I’m a gamer mom. But what exactly does that mean? I think to understand it we need to break down the pieces. Let’s take the easier part first: Mom.
The dictionary definition of mother is a female parent. I check that box, but we all know there’s more than that to being a mom. I’m going to get a bit cheesy here. Mother’s Day was just last weekend and I got the mushy card, so I’m feeling sentimental.
To me, being a mom is a strong bond and unbreakable connection.
It’s giving support and discipline and encouragement. It’s teaching and learning at the same time. And most of all it’s about love. I became a mom when my daughter was born two years ago. I could never have imagined how intensely I would love this little ball of sass and emotions and cuddles. Also, I had to stop typing this post to prep food and diapers for daycare tomorrow. So, yeah, I’m a mom.
Okay, next up: Gamer.
The dictionary definition of a gamer is a person who plays video games. Again, check. But, just like with being a mom, I think this one is more complicated than that. There are noobs and casual gamers. Core gamers and hardcore gamers. Twitch streamers and eSports competitors. Are you a gamer when you master one game? Three? Ten? If you play one hour a day? Three? Ten? As we all know, to be considered a gamer, you have to make your case before the International Gamer Categorization Society, and they place in you into one of the aforementioned categories. Oh, wait… that’s not how it works. Joking aside, we all know this is kind of a controversial topic, and I’m not going to get into now (a post for another day maybe). But what I can do here is explain why I consider myself a gamer.
Gaming is a large part of my past and present identity.
Growing up, video games weren’t a regular purchase. Getting a new game for a birthday or holiday was a big deal. We didn’t have a ton, but we managed to keep up with the staples. I remember getting the combo Super Mario Bros./Duck Hunt. It was like a new world opened up to me. I’m not sure whether I spent more hours side-scrolling through castles or standing as close as possible to the TV while that stupid dog laughed at me. I was hooked.
Some of my first friendships revolved around gaming. I would go to my pal Matt’s house whenever I could because he had so many Nintendo games. I still have the copy of Jeopardy he lent me (because I was that odd little 3rd grader who loved Jeopardy…and apparently a bad friend too. Sorry for not returning it, Matt!).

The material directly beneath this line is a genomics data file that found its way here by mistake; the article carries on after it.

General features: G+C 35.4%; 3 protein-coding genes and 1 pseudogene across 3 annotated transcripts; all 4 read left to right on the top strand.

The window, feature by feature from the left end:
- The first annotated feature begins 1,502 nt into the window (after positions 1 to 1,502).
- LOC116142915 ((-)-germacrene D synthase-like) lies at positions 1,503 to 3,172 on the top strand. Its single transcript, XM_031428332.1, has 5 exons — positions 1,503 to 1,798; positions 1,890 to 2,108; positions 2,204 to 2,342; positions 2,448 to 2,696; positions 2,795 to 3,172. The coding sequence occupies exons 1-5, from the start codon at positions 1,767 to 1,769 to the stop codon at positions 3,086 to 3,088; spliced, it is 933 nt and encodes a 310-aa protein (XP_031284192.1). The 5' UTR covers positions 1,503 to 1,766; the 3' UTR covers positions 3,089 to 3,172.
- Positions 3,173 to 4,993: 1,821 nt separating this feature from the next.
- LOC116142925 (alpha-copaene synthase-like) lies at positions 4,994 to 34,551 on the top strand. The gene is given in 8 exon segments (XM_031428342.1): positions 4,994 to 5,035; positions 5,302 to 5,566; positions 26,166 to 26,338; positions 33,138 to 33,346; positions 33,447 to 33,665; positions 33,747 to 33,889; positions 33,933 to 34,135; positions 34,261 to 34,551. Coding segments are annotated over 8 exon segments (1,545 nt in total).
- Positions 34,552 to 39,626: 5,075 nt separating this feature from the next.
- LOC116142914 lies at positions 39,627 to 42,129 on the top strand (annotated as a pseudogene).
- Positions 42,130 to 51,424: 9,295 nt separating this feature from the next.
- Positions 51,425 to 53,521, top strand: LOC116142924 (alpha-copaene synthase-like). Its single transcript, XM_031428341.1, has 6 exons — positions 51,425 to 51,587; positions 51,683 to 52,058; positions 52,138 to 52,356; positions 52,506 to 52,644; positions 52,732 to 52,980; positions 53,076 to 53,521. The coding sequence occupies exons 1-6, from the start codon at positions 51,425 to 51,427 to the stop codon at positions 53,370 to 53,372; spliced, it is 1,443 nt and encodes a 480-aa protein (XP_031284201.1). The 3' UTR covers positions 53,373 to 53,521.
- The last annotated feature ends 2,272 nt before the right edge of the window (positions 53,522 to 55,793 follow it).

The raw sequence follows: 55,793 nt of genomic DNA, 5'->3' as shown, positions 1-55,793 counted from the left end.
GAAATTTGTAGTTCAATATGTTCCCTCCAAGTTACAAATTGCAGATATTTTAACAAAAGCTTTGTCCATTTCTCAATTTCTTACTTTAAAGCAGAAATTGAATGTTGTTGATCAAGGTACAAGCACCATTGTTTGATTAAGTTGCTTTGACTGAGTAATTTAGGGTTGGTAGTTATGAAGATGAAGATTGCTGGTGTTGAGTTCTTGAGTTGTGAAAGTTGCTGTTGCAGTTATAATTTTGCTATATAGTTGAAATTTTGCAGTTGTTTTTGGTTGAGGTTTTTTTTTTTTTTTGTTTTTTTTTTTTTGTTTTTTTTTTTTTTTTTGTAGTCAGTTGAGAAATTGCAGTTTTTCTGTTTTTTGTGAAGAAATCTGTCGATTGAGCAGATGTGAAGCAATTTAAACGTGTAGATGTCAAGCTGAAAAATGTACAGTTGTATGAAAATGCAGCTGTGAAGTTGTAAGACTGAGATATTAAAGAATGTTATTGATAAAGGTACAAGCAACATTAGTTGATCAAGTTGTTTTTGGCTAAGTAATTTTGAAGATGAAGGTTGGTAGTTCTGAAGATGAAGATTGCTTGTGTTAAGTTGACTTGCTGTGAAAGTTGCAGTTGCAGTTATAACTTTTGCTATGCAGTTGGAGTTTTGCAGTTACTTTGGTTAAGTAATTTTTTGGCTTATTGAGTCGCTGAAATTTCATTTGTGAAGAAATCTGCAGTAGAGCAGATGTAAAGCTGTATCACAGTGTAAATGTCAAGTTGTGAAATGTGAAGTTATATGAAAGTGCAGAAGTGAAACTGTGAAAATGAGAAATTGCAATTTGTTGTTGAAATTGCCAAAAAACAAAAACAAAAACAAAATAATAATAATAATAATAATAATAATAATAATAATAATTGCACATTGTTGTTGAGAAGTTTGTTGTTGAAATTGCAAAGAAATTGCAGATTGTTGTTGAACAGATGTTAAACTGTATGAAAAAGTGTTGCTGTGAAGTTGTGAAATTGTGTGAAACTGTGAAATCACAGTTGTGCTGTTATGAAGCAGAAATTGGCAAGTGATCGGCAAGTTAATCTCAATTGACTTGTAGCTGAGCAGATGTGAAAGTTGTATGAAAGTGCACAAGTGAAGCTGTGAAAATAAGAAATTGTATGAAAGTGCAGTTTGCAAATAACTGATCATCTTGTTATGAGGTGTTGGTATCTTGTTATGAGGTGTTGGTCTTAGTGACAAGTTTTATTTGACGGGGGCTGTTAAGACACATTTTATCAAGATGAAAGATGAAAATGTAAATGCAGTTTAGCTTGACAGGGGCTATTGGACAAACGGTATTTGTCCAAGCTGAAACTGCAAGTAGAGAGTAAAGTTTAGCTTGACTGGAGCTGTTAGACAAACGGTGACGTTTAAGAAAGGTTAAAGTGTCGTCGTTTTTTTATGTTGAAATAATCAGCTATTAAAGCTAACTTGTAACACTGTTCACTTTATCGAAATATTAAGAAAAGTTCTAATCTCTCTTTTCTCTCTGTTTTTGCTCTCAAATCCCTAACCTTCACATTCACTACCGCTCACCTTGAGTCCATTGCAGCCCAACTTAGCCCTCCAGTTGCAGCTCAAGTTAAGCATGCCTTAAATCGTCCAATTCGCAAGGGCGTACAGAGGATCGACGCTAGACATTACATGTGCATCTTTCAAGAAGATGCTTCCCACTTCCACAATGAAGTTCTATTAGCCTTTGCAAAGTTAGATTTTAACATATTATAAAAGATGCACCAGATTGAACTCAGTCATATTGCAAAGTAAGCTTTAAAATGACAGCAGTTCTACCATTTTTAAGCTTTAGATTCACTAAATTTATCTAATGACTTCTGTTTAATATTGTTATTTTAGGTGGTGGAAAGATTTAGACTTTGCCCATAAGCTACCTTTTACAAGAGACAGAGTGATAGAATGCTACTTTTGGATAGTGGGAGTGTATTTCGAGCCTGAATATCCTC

I was part of a military family, and we moved frequently. Whenever we were in a new place and I didn’t know anyone, I always had two middle aged plumbers in monochromatic uniforms to keep me company (creepy, ha). With all that traveling, the Game Boy made long plane rides and car trips enjoyable.
I played Tetris so much I would see tetrominoes when I closed my eyes.
And the Game Gear! With Sonic! And that color screen! I’d never held anything like it before. There was so much rapid-fire change happing in my hands. Every time I blinked there was a new game or a new system that was pushing the boundaries of the tech.
Around the time of the SNES, my family moved to Japan, which as you can
imagine was an amazing place for a gamer. I got some great SNES games, and the
arcades over there were top-notch. I spent Saturday mornings at the bowling
alley (my mom bowled in a league) shoveling coins into the Simpsons arcade
game, fighting friends in Mortal Kombat II and Virtua Fighter, and playing as a
dolphin pilot in Aero Fighters 2, which is still one of my all-time favorite
At the end of this era, I went through a phase I like to call the Dark Year, during which I mistakenly thought that I couldn’t be popular if I was a girl who played video games, so I sold almost everything. Also it turned out that even when I wasn’t playing video games, I still wasn’t popular. Lesson learned. When the N64 and Sony PlayStation rolled out, I was back playing Banjo Kazooie and Final Fantasy 8.
In college, horror games became a staple. I adore horror games but have
always been really terrible at first and third person shooters. I had passable
skills, from about Goldeneye to the first Halo, but since then it’s been
downhill. A group of us would get together to watch one of our friends play
Silent Hill while everyone else screamed and backseat gamed. After college, one
of my first dates with my now husband was having him over to my place to play Resident
Evil. He’s great at shooters but a bit of a chicken when it comes to horror, so
we make a good pair.
Over the years, I’ve kept up with most major gaming consoles. I have a
few PC games but I’m mostly a console girl. I’m also very picky about the games
I play, and even more now that I have a kid. I don’t have a ton of time to
waste on bad games. Something I’d love to do for this site is get an inventory
of the games my husband and I own. I will randomly think of a game that I
really enjoyed (for example, Zack & Wiki or Aero Fighters), but I know
there are so many other games I’d play if I remembered I had them. I’d also like
to work my way through some of the games I never beat.
So here I am. A Gamer Mom. A gamer who became a mom.
My hope for this site is that it will be a place to meet people and share
experiences, recommendations, reviews, time-management approaches, and parenting
advice. There are tons of great websites with gaming news and reviews, gaming podcasts
by amazing women, and even other mommy gamers doing awesome things. There may
be blogs that do this better, but there won’t be any that do it like me. So
thanks for checking out Moms with Game!
Beth lives in Georgia with her husband, toddler daughter, two cats, and basement full of video games. She has a full-time job and a crazy commute. Beth describes her parenting style as “instant oats mama.” She’s a crunchy mama who also appreciates modern conveniences. In her spare time, you’ll catch her playing exploration, simulation, survival, or puzzle games.